Earth-shattering art

 

Have you ever seen a soil sample under a scanning electron microscope? Better yet, have you ever seen an abstract art piece based on what that soil sample looks like?

That’s what art major Abby Kuchar is interested in these days. Kuchar is a Fairhaven student, art major, coordinator with the Associated Students Outback Farm and member of Kindling Collective.

The collective is a group of students and graduates who want to bring their different skills together to create an organization of shared resources and talents. This space combines business skills, innovation and creativity. The Kindling Collective will be officially launched on Thursday Feb. 2, when they become a legally incorporated cooperative. With this comes new horizons for Kuchar, Roberts and the rest of the collective.

Kuchar’s journey as an artist began at a young age, but she never considered it a potential career until college. When she came to Western four years ago, Kuchar hoped to major in something related to the environment. She wasn’t entirely sure what exactly, but she knew she loved being outdoors.

“Being around creative people is contagious and exciting.”

Abby Kuchar

Kuchar’s interest in environmental issues never left. After becoming a Fairhaven student, she found The Outback Farm and quickly became a coordinator.

“This really solidified in my mind this connection between organic systems and that being the art I want to focus on,” Kuchar said.

After becoming frustrated with the limited number of art classes offered to non-majors, Kuchar applied to the art studio major winter quarter of her freshman year.

As she reaches the cusp of graduation, Kuchar’s focus has narrowed to the intersection of abstract art, food systems and the outdoors. With aspirations of being a professional artist, Kuchar found the Kindling Collective. Being part of the collective has provided her with a source of support as she begins a business venture selling her art.

There are numerous resources provided to students at Western that are simply perks of being an enrolled student, Kuchar said. After graduating, these resources disappear and many are left floundering without the support and access they once had as students. Kindling Collective is a way to maintain access to some of these perks after graduating, Kuchar said.

Kuchar is not alone. All Kindling Collective members are involved because they need resources the group has to offer and in turn they can offer some skill or knowledge to the others.

Western alumnus Ryan Roberts is also a member of Kindling Collective.

“The Kindling Collective was born out of necessity,” Roberts said.

After graduating, Roberts realized he had to make a choice. “Live your dream or be a part of someone else’s,” Roberts said.

Roberts’ passion is mountain biking and his business, Flow Motion Trail Tours, is part of the collective. Flow Motion Trail Tours is a company that takes people on mountain biking tours in the surrounding wilderness near Bellingham. Students ride for free and others can pay for group or individual tours.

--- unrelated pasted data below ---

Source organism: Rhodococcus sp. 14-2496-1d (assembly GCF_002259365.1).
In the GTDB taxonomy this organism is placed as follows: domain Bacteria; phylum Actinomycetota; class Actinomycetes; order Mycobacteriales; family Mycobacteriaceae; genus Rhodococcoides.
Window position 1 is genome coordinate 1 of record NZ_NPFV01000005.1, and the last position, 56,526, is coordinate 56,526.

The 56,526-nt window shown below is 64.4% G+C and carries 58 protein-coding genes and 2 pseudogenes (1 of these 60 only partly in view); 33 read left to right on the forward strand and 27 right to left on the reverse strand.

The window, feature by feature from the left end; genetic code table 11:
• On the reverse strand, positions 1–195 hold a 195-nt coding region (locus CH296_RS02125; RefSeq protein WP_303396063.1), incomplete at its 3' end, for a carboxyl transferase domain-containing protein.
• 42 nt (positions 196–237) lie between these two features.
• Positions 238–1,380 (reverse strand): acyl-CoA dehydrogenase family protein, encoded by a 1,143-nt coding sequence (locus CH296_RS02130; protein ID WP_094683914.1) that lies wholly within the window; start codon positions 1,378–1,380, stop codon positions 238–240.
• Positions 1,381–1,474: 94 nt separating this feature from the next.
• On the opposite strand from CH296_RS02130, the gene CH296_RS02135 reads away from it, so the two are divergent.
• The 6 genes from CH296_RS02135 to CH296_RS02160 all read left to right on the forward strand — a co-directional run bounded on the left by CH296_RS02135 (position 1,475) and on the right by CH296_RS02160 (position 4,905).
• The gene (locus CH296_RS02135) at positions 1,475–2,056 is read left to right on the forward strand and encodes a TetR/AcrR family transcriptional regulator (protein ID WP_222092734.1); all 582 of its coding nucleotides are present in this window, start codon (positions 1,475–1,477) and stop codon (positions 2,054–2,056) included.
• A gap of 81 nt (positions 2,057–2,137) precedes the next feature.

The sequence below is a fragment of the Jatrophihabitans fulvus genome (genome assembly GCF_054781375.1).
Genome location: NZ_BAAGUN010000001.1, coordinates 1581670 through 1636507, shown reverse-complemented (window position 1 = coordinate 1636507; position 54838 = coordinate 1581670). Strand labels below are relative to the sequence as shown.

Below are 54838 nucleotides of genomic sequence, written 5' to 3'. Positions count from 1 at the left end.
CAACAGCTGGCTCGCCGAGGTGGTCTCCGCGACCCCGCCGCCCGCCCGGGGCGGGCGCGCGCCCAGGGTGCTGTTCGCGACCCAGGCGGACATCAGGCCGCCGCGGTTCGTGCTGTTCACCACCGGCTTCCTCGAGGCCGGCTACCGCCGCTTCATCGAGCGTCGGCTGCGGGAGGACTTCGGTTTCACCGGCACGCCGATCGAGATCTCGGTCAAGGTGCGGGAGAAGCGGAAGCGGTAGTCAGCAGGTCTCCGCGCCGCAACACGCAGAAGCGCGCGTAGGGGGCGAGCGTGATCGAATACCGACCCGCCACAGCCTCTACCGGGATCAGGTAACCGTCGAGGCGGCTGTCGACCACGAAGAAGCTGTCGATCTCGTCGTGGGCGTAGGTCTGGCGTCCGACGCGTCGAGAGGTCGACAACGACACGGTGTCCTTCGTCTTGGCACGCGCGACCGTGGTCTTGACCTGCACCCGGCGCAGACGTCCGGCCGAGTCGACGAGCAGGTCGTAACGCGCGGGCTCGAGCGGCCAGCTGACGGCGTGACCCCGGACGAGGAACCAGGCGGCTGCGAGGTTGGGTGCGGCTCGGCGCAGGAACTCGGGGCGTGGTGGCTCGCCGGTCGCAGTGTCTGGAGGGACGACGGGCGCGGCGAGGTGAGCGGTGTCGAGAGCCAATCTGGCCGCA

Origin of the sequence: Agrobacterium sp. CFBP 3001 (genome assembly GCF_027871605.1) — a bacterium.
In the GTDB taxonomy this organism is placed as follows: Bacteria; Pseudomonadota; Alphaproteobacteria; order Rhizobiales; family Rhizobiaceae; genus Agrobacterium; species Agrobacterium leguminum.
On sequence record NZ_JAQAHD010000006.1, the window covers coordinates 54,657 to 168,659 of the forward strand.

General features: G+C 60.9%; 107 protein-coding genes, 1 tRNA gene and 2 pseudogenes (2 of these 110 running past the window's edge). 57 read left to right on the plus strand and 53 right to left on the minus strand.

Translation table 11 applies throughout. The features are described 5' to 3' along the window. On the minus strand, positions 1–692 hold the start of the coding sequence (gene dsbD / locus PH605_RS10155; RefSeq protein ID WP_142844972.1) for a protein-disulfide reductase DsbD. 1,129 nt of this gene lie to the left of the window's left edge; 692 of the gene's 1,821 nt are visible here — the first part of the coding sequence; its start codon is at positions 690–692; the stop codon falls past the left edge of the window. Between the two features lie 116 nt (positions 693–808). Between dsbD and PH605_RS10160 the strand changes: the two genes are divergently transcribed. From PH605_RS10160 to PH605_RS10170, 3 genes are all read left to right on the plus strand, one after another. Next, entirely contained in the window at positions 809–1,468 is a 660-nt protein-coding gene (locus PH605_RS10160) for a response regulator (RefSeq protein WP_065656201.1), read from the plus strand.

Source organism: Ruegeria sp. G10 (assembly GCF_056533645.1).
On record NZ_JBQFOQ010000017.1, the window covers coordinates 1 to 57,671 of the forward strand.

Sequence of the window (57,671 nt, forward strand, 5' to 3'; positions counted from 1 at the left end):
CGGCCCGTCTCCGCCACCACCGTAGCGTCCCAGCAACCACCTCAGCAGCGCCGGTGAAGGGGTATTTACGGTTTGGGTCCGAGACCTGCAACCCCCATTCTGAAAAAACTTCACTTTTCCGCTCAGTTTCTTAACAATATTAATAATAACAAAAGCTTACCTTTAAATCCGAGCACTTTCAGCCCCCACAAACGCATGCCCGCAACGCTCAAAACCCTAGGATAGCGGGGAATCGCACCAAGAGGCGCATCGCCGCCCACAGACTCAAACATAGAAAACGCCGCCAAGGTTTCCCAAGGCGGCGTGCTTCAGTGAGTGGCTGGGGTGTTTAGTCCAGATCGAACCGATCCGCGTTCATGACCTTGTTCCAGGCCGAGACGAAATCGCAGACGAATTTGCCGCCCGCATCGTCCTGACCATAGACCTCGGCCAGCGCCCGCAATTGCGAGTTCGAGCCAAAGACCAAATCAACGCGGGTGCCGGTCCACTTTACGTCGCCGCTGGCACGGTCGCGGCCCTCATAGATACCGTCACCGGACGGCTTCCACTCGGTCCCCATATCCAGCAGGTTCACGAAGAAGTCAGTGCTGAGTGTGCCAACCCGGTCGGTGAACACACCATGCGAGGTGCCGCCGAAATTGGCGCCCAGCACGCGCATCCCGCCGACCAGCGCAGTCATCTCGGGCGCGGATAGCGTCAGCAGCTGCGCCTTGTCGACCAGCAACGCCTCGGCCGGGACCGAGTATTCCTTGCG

With his degree, Roberts felt pressured to take a job with a larger company that wasn’t making the change he wanted to see. With the entrepreneurship minor from the IDEA Institute at Western, Roberts felt he was provided the opportunity and the skills to create his own company that matches his values and interests.

Kuchar, Roberts and the rest of the collective have agreed to share resources to foster growth in each of their individual projects, as well as their shared collective.

“It’s really exciting,” Kuchar said. “It’s really a great atmosphere to be around.”  

Other than concrete resources, the collective provides members with a support network of people holding them accountable to get their work done. Kuchar works better when there are people around checking in on her progress.  

“Being around creative people is contagious and exciting,” Kuchar said.

Kuchar recognizes the importance of the business skills necessary to be a professional artist, but knows this is not one of her skill sets. She hopes that the collective will help support the business end of her career as she continues to develop her art skills, she said.

The collective has a partnership with the IDEA Institute at Western. The director of the Institute, Art Sherwood, said the group’s work is focused on entrepreneurship and innovation in and outside of the classroom.

The Institute sets up the curriculum for the entrepreneurship minor. It is also home to the IDEA Lab, a workspace for ideation and testing concepts in the real world. The first set of graduates from the minor graduated in December 2016.

“The IDEA Institute is a very special snowflake,” Roberts said. “There isn’t anything else like it in the United States.”

What makes the IDEA Institute different is the emphasis on the importance of empathy in business said Roberts. This means taking ideas out into the real world and seeing if they work with real human interaction. This has taken learning outside of the classroom. The Kindling Collective was born out of this style of entrepreneurship.

Leave a Reply